By Ahmad Kabariti
Aed Abu Amro, 20, is the owner of a small kiosk that sells cigarettes in the al-Zeitoun neighborhood of Gaza City’s south side. On October 22 he reached internet infamy after photographer for Anadolu Agency Mustafa Hassouna captured a shirtless Abu Amro gripping a Palestinian flag firmly in one hand and a slingshot in the other during a protest at the fence that divides the Gaza Strip and Israel. The picture has been shared more than 50,000 times.
When the image went viral it was compared to Eugène Delacroix’s famed painting “Liberty Leading the People” where lady liberty incarnate leads an armed crowd to oust King Charles X during the Second French Revolution while clutching what later became the flag of France.
Yesterday Abu Amro was shot in his leg with a rubber bullet while the Israeli navy was cracking down on the marine protests in the northern city of Beit Lahia that borders Zikim beach in Israel south of Ashkelon. I saw paramedics carry him off of the sandy shoreline. Abu Amro was struck when Israeli forces opened fire on a rally of 15 Palestinian boats unmoored from Gaza City’s port and headed towards Israeli waters. The scene was frantic as the fire came amid a barrage of tear gas also fired on the flotilla.
The flotilla protests have coincided with the Great March of Return demonstrations, meaning weekly Palestinians are facing off with Israeli forces at both the land barrier and on the seafront.
When I spoke to Abu Amro two weeks ago, he addressed the possibility of becoming injured. At that time, he said told me he “longed to taste the lovely pain of being shot by those Israeli snipers” because “we must struggle as long as injustice and humiliation are being practiced on Gaza people.”
Abu Amro said he has not missed any of the more than six months of protest that began in Gaza on March 30, 2018 and continue each Friday. Since the blockade over Gaza began 11 years ago, he has not been able to leave the enclave. He insisted, he will continue to protest at “whatever cost to him.”
Abu Amro was pleased that his image evoked a likeness to the French painting. That day he spent a total of three hours protesting, shirtless.
“It is really good to compare my shirtless image to this topless woman. I think she will inspire me,” Abu Amro said timidly while showing the French painting on his cell phone to his friends who circled around.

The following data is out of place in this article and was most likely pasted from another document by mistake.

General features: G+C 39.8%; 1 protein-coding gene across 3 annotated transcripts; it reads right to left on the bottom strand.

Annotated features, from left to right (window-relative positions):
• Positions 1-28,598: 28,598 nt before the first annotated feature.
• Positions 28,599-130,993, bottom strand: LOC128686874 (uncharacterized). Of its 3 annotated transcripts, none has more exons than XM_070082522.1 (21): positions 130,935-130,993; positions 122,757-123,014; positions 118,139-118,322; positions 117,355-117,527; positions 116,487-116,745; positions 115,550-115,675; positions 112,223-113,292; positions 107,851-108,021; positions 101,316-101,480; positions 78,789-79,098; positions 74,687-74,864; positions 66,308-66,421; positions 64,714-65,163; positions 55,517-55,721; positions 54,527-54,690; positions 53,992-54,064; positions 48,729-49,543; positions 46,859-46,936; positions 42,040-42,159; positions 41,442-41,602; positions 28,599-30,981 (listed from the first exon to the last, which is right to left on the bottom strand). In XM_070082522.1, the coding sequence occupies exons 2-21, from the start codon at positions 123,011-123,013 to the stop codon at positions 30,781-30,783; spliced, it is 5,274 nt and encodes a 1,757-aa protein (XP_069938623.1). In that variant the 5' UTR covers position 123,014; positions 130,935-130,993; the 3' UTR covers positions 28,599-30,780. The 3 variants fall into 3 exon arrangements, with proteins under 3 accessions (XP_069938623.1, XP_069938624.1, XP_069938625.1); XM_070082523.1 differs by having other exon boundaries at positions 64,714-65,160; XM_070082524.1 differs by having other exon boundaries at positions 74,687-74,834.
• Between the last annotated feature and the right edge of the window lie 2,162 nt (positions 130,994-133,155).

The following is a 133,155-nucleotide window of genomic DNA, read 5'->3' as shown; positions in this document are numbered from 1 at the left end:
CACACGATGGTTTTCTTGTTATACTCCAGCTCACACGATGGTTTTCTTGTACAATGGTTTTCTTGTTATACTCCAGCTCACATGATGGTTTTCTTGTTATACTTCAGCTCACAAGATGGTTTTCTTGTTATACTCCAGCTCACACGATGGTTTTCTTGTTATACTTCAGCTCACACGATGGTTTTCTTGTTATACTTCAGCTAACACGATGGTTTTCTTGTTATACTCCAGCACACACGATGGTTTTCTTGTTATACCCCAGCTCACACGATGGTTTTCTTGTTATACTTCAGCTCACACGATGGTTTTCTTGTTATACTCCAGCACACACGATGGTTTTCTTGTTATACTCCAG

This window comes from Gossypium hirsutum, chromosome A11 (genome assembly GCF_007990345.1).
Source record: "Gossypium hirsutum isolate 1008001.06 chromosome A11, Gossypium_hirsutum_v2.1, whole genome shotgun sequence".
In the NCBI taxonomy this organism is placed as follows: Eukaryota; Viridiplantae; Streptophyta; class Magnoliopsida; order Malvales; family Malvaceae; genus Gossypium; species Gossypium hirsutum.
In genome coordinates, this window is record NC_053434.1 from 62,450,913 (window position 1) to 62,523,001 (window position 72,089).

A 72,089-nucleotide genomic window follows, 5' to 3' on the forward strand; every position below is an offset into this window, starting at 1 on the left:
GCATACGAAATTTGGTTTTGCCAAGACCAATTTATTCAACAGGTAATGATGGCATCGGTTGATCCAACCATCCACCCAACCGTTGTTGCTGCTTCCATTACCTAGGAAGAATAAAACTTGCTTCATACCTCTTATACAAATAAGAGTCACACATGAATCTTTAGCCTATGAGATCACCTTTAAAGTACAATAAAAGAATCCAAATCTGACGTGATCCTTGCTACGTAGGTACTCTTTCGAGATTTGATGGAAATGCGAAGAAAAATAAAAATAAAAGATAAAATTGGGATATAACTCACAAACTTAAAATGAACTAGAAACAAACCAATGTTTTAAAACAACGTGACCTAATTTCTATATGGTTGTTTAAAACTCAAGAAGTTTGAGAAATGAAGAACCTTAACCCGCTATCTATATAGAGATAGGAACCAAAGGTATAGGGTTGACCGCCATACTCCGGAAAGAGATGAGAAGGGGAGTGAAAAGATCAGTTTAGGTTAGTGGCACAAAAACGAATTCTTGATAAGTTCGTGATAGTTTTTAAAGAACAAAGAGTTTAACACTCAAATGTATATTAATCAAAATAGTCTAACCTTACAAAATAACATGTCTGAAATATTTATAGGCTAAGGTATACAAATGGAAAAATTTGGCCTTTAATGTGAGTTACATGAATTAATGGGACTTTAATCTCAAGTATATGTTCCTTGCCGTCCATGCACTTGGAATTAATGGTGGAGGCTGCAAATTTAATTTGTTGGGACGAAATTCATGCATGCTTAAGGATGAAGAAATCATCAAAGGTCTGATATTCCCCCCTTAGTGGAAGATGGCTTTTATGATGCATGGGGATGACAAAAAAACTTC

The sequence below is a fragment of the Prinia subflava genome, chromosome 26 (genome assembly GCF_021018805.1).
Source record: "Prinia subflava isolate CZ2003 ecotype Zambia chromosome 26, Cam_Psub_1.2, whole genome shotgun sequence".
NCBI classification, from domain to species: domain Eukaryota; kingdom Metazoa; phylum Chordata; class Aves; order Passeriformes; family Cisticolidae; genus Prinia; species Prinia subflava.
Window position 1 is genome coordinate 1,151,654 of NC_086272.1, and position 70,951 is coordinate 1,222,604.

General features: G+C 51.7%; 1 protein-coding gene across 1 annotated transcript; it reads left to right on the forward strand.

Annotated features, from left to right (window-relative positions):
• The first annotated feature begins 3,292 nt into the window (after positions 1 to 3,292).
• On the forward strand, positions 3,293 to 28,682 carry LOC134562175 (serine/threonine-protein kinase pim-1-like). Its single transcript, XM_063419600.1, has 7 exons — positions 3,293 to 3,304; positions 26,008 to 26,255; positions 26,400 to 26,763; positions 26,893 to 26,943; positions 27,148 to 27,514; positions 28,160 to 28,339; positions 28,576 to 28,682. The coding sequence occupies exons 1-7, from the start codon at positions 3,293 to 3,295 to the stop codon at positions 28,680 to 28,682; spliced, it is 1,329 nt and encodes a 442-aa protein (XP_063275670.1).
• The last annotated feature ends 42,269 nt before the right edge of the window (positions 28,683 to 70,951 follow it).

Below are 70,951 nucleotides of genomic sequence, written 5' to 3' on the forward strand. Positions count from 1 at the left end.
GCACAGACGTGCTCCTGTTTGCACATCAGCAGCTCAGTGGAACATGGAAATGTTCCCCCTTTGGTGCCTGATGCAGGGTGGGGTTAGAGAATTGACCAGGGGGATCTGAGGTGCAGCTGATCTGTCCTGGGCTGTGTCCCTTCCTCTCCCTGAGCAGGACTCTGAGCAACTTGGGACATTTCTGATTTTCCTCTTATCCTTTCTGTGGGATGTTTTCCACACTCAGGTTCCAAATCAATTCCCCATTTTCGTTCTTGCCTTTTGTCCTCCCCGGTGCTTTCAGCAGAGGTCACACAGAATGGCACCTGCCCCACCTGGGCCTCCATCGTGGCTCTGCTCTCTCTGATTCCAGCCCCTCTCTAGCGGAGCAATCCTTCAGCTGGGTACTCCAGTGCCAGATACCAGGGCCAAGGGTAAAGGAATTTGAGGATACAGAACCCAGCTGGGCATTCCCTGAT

Delacroix painted the iconic image in 1830 commemorating those who took up arms and marched under the motto of liberty, equality and fraternity.
“I felt proud once I saw the image delivered into my Facebook inbox by a friend,” he said, “While going to protest, I am not interested in getting my photo taken by journalists, but that one has fueled me up to continue protesting.”
Describing the day the photograph was taken Abu Amro said he and some friends were monitoring the march from afar when plumes of thick smoke from tires burned by protesters and tear gas fired by the Israeli military created a thick cloud.
“This chaos warmed me up,” said Abu Amro who then rushed toward the fence separating Gaza from Israel. Some have suggested Abu Amro is motivated by despair and hopelessness, but he said that he does not feel that way.
“I have never miss a single lesson at my bodybuilding club and I am a Street Workout athlete,” he said, “My people, my friends and I love life more than the whole of people around the world.”
Hassouna, the photographer who snapped the photo told Mondoweiss Abu Amro looked like a “rebel for his people’s just cause.”
“Abu Amro and everyone from his generation do not have weapons, rather stones which have become an inherited element of Palestinian culture of resistance the occupation,” Hassouna told Mondoweiss, “I am very proud to convey this image to the whole world who supports Gaza, and to the lovers of humanity and freedom.”
Abu Amro comes from a humble background. He lives in a 970 square foot house with his family. It is uncomfortably overcrowded. Although the weekly protest location is only three miles away from his home, reaching it is not an easy task. Abu Amro earns about $2.70 a day from his cigarette counter. “Despite my hardships, I share half of what I bring with my family, and the other half pays for a taxi to get here,” he said of his commute to get to the demonstrations, which raises the question of why he does not take a bus, like thousands of other protesters? Abu Amro said the buses are paid for by political parties and he is an independent.
“So nobody can accuse me that I support any political faction, I come alone with my desire,” he said.
(Source / 07.11.2018)